• we did an engagement photo session and got all of our pictures over Christmas - we chose our favorite ten which will get the final high resolution copies of in the next couple of weeks and we'll get all 91 of them after the new year.
  • Jordan ordered and received his passport that we'll need for our Honey Moon (I already had mine)
  • We've chosen our attendents
  • We've selected and book our caterer
  • We've started planning our Honey Moon (VEGAS!)
  • Find someone to do our cake/cupcakes :D (my cousins girlfriend)
We still need to:
  • Get our attire organized
  • Organize DJ and other wedding music
I'm hoping we'll sort out attire and music in January, after which, we'll need to focus on:
  • Reserve accommodation for wedding night
  • Sort out flowers/decorations for the venue
  • Organize and mail wedding invites (we're thinking around May with an RSVP date of June 15th)
  • Figure out if we need to rehearse anything
  • Sort out accommodation for out of town guests
  • Register for gifts
After all that's sorted we can thinking about the things we need to do 6-8 weeks before like getting our marriage license.  I won't list the other stuff out yet because we have a whole load of other things to think about first.


Spending Update

I can't get into the nitty gritty details of Christmas spending, because far too many people that I bought for read (or have the potential to read) this blog.

But, I will share this:

We have made a few payments already including mom & dad paying me for the gifts I bought on their behalf's as well as just a regular payment.  Unfortunately this is just what's currently owing,  our total bill from November was due on December 26, 2010 and was for $5712.44 - as Macl1in hasn't reimbursed our $2,000 deposit for the Retire Your Ride Program, we weren't able to  make the deadline. We needed to make another $915 payment in order to avoid interest penalties.

What is really tragic is now we'll pay interest on all of our purchases until we have a zero balance at the time the company runs our bill :(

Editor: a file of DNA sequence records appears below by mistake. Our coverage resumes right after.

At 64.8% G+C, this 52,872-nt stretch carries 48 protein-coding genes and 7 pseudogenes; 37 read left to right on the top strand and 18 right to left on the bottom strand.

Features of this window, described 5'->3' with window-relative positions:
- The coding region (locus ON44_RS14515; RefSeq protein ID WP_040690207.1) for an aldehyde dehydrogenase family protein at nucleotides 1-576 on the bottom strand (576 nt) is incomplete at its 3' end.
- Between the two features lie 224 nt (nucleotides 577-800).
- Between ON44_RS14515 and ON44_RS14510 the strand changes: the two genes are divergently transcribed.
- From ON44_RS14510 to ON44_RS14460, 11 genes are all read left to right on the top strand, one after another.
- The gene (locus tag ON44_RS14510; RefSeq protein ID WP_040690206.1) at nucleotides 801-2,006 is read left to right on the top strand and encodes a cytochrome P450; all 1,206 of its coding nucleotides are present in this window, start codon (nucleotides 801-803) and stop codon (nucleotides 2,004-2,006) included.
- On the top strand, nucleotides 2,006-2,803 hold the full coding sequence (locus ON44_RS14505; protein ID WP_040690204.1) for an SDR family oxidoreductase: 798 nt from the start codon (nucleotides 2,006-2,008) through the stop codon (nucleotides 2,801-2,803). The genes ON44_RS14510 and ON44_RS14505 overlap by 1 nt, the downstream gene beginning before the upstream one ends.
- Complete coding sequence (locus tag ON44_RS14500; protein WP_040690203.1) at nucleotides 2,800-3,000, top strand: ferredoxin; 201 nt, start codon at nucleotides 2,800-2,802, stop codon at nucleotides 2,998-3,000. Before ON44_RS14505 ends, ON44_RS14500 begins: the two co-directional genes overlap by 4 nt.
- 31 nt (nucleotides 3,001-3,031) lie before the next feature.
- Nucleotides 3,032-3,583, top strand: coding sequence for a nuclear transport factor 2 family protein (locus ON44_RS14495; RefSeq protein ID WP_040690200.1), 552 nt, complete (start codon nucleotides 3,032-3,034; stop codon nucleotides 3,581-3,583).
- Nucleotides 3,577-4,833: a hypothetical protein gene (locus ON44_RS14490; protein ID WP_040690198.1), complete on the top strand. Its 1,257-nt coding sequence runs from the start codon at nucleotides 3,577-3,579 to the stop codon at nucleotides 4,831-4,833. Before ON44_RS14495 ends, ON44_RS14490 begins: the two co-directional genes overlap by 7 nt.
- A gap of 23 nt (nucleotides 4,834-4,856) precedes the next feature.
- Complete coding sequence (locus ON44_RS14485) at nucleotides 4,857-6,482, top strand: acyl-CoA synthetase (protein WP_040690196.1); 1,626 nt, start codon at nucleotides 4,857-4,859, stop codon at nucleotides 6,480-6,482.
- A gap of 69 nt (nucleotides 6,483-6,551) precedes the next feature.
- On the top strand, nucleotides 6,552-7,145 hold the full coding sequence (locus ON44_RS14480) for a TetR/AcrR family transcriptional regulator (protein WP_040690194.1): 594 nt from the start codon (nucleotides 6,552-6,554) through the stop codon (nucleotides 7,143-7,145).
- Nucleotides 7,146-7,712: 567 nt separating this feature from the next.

So, to compound all this - we still need to buy groceries and gas for the rest of January.

We have eliminated our house, wedding and allowances for January - and we will only have $310 from now until January 5th.  It's going to be tight.

Don'tcha just love Christmas?



Roommates - Le Sigh

It's been a while since I've had a roommate rant post, so after yesterdays events - I thought it was time.

We have had quite a few trials with one of our roommates lately it seems, at least twice a month, mid-week - we get phone calls from neighbors complaining about loud music during the day.  Further to that, we often get woken up in the middle of the night with music or friends coming home from the bars (mid-week).  Yesterday was the breaking point when I got called at work with a complaint!

We've had a few conversations with this roommate already about his general lack of respect for our space, our things and our home - and he's brought us far to close to potential eviction with all his nonsense.  So, we've asked him to find another place to live.  He has until January 30 to have all of his things removed.

Not that he has that many things - this is the roommate that was renting a fully furnished bedroom.

I'm concerned because we know that there is a whole in the closet wall and he's moved huge TV's up and down the stairs so many times there's quite a few hits and dings.  I would like to give him back his damage deposit - but it's all going to have to be puttied and cleaned otherwise, it'll be a no-go.

Thankfully, he pays he rent in advance so he's already paid January's rent.  He'll owe us fro December's and January's utilities - but there's never been any problems with paying, so I hope there's no problems in that area now.

So, Jordan and I have a choice to make.

1. Pay the increased rent - $850 and 2/3's utilities (instead of $350 and 1/2 utilities)
2. Find another (short-term) roommate